If you've just spent hundreds of pounds on a new phone, it's a good idea to get insurance.
This will mean you're covered it it's lost or stolen, or you drop it in the bath.
But where do you get insurance from? How do the options differ? And do you even need it if you have home insurance?
Read on and find out.
Where can I sign up for phone insurance?
You have four main options when it comes to buying mobile insurance.
You can buy it from your network, or from a dedicated insurance company. Alternatively, you can get it with your bank account, or through your home insurance.
Let's take a look at these one by one.
From your phone network
This is usually one of the pricier options.
However, instead of giving you a cash payout, most policies offered by networks will replace your phone in just a day or two, so it's worth considering if you can't stand to be without a phone for long.
EE's Full Cover offers a replacement handset the next day, and nine out of 10 claims don't require any paperwork.
It also offers Damage Cover if you just want to protect against cracks, smashes and spills.
O2 offers a range of insurance options, with prices ranging from £3 a month to £12.50.
Three calls its insurance offering Three Rescue, and the price varies depending on which handset you have. Insuring an iPhone 6S, for example, will cost you £12.50 a month, while an LG G4 is £10.50 a month.
Vodafone offers two tiers of insurance: loss, theft and accidental damage costs £12 a month for tier one and £8 a month for tier two. Opt for accidental damage and you'll pay £7 a month for tier one (which covers cheaper phones) and £5 a month for tier two (for more costly handsets).
As with all insurance policies, make sure you read the small print so you know exactly what's covered before you sign up.
From a dedicated insurance company
This is usually cheaper than buying it from a mobile network, but prices vary depending on what kind of cover is offered.
Some policies let you insure a certain monetary value of gadgets, such as laptops, phones and tablets, for a set fee every month. So you could insure all your personal tech for less than a mobile network would charge for just your smartphone.
Some of these policies also cover items belonging to other members of your family, as long as they live at the same address as you.
Or you can go for a dedicated phone insurance policy. Cover for most phones from Protect your Bubble will set you back on average £6.99 per month.
Find out more with our dedicated guide to mobile phone insurance.
Think you might need gadget insurance? Get up to speed with our guide.
From your bank
Some current accounts include mobile phone insurance, though it's usually the ones you have to pay for.
For example, TSB's Silver Added Value Account comes with AXA travel insurance, AA breakdown cover and mobile phone insurance, among other benefits. It costs £9.95 a month.
Yorkshire Bank's Signature Current Account has similar benefits and costs £13.50 a month.
These are about equal to what you'd pay for mobile insurance from a network, so are worth considering if you need a new bank account.
Through your home insurance
But wait! You might not need to pay extra for mobile insurance at all. That's because it might actually be covered by your home insurance.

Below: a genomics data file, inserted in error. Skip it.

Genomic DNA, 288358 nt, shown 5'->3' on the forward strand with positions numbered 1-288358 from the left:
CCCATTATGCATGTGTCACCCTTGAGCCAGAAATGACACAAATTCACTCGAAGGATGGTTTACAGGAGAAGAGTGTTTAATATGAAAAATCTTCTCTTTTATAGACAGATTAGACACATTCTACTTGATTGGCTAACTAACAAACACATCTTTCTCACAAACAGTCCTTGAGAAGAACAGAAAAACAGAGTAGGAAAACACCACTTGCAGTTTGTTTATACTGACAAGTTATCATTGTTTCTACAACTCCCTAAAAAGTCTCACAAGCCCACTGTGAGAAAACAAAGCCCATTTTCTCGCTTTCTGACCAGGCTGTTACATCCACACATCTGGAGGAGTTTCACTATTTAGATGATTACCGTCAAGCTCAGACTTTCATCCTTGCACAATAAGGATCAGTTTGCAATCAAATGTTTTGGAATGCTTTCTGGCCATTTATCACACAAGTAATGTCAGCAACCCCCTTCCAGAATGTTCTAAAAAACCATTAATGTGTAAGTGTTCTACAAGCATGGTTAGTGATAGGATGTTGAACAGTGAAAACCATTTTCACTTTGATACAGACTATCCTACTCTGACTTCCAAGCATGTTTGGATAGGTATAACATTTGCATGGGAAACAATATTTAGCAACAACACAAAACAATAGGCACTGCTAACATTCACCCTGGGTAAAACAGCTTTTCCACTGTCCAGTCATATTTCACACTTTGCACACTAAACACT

Standard policies only cover you if your phone is stolen from inside your home, but more comprehensive ones also cover damage, theft or loss when you're out and about.
However, the excess on home insurance policies can be the most expensive. So sometimes it's worth buying a new phone rather than losing your no-claims bonus.
If something goes wrong with your phone, you might be covered by the warranty.
However, the warranty only cover repairs for issues that aren't your fault. So if you drop your phone and the screen breaks, you're on your own.
So what is covered? In the main, it covers problems with the phone, like it refusing to turn on or continuously crashing, will be covered. However, it's vital to note that you will invalidate the policy if you've unlocked the phone or installed unofficial versions of your handset's operating system.
Most phone companies' warranties last 12 months, but some are two years. You're also covered under the Consumer Rights Act, which states that the phone must be of satisfactory quality and fit for purpose.
If you do have a problem, it's important to know who your argument is with. If you bought your phone on contact, you'll need to claim against the service provider (i.e. the mobile network). If you bought your phone outright and without a contact (i.e. SIM free), then the retailer is responsible for dealing with your complaint.
Look at your circumstances
These are just guidelines. Your best option will depend on your circumstances.
If your phone is already old and in bad repair, or you bought a cheap handset just for calls and texts, it might not be worth insuring it.
Instead, you might be better off putting some cash aside for a new phone fund should the unthinkable happen.
Similarly, cheap insurance might not be worth it if it doesn't cover all eventualities.
Think about the risks, how much your phone is worth and how badly you'll suffer if you have to go a few days without it. And always read the small print so you know exactly what you're buying!
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